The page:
Follow this link to skip to the main content

Life Cycles of Stars (Grades 9-12) - Page 6


Hey, Low Mass Star....This is your life!

This model shows the discrete stages that a low mass star goes through over billions of years, from its beginnings as a gas cloud, to its death as a black dwarf.


* tape

* tissue paper and cotton batting

* string of indoor Christmas lights with white, red, orange, and yellow bulbs

* different-sized spherical light globes either clear or white (ranging from 1 to 5 inches in

diameter; these can be found in any store selling light fixtures)

* opaque black ball (or you could paint a light globe)


1. Punch 6 holes in a piece of cardboard or cotton batting and insert one of the lights through each hole. You might need to tape them in place.

2. To show the birth of a star as a hot gas cloud, wrap the outside of a globe in cotton and place it over the first bulb of the string of lights.

3. For a newborn star, have an orange light inside a 3-inch globe.

4. For a steady star, have a yellow light inside a 2-inch globe.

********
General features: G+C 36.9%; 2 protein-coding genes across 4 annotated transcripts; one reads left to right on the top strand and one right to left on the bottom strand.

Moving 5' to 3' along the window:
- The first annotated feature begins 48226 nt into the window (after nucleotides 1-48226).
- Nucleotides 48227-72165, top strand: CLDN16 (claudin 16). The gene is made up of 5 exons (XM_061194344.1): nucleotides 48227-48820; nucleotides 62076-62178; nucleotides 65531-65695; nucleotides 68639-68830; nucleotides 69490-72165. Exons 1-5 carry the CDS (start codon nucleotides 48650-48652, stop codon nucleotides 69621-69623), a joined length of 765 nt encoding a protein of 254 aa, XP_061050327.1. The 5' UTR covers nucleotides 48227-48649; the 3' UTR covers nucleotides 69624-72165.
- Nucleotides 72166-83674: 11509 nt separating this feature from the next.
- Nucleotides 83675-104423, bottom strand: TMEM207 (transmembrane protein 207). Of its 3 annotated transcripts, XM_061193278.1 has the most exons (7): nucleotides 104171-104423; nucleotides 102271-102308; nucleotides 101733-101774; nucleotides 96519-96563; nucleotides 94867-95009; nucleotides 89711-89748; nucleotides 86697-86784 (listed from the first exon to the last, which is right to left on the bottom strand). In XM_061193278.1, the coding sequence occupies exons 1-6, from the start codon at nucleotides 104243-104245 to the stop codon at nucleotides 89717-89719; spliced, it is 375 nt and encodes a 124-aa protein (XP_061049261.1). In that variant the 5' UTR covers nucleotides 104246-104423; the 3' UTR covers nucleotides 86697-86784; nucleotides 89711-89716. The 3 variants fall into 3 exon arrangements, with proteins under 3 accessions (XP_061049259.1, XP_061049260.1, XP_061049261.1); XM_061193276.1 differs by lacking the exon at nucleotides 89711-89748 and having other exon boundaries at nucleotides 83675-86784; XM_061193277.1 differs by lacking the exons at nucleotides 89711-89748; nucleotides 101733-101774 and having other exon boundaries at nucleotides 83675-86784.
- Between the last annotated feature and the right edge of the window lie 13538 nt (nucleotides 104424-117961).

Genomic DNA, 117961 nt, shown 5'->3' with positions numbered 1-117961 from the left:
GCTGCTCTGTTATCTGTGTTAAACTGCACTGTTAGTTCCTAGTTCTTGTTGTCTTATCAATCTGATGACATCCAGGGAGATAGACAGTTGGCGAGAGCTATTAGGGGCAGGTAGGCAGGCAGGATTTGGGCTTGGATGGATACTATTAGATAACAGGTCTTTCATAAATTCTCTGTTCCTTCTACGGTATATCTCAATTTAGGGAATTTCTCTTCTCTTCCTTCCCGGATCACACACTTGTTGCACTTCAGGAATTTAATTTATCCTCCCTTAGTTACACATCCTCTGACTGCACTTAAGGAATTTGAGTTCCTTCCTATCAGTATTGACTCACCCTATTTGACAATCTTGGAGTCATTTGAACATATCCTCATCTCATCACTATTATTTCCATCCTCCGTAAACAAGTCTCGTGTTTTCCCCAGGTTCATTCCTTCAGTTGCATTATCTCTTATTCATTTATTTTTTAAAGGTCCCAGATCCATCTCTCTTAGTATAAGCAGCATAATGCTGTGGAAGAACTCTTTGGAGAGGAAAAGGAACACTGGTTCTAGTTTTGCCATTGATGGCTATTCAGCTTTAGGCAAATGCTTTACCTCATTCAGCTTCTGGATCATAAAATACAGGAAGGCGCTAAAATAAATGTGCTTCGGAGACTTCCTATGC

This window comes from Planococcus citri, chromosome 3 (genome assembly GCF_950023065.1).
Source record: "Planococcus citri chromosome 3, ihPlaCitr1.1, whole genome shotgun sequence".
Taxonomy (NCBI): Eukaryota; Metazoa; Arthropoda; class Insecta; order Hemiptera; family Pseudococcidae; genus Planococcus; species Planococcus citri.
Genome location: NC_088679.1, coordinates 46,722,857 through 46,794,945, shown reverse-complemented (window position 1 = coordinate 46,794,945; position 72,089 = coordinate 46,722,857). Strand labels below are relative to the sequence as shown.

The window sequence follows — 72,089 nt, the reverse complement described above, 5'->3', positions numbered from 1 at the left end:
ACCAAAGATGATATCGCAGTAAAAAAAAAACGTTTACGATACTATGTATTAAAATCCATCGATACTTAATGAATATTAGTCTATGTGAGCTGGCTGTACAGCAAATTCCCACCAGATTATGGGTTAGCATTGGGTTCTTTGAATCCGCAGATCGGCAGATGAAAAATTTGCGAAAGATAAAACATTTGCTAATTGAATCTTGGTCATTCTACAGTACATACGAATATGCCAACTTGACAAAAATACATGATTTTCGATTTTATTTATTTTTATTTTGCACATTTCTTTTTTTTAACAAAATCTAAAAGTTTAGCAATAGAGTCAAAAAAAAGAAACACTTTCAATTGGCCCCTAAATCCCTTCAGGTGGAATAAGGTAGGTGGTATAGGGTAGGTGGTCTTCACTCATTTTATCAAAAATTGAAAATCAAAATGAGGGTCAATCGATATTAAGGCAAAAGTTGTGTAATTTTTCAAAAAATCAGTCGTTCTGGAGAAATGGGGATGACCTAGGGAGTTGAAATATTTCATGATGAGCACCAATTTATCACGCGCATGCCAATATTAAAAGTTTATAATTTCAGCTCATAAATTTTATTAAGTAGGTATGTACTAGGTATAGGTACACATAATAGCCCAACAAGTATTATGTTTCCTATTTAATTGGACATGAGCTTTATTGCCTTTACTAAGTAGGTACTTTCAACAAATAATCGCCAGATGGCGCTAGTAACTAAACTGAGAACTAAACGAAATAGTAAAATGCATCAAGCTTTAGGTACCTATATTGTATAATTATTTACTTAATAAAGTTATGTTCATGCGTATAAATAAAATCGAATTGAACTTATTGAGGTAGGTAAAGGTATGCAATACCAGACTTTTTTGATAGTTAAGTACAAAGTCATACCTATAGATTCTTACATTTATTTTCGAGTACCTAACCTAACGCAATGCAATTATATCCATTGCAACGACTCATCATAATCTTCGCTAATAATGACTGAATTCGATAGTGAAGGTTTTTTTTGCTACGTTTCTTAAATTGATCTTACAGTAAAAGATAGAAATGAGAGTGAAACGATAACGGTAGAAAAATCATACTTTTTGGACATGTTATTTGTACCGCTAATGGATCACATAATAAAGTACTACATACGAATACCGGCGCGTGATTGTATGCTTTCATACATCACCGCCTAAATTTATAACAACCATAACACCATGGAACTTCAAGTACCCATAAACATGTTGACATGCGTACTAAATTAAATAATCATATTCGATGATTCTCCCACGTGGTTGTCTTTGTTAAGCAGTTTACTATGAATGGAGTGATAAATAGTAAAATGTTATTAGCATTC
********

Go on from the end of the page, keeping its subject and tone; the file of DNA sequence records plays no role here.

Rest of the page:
5. For a red giant, have a red light inside a 5-inch globe.

6. For a planetary nebula, have a red light inside a 3-inch globe. Wrap crumpled tissue paper around the outside of the globe.

7. For a white dwarf, have a white light inside a 1-inch globe.

8. For a black dwarf, have a 1 inch black opaque globe. No lights should be used for the black dwarf.

The globes used for the various stages are not to scale. Do a simple calculation to see why...if a steady star is 1.4 million km in diameter (and represented by a 2-inch globe), how big would the red giant globe have to be on the same scale? You might need to refer back to the information in Section II to help you.

Back Index Next
Download a pdf version.


A service of the High Energy Astrophysics Science Archive Research Center (HEASARC), Dr. Alan Smale (Director), within the Astrophysics Science Division (ASD) at NASA/GSFC

NASA Logo, National Aeronautics and Space Administration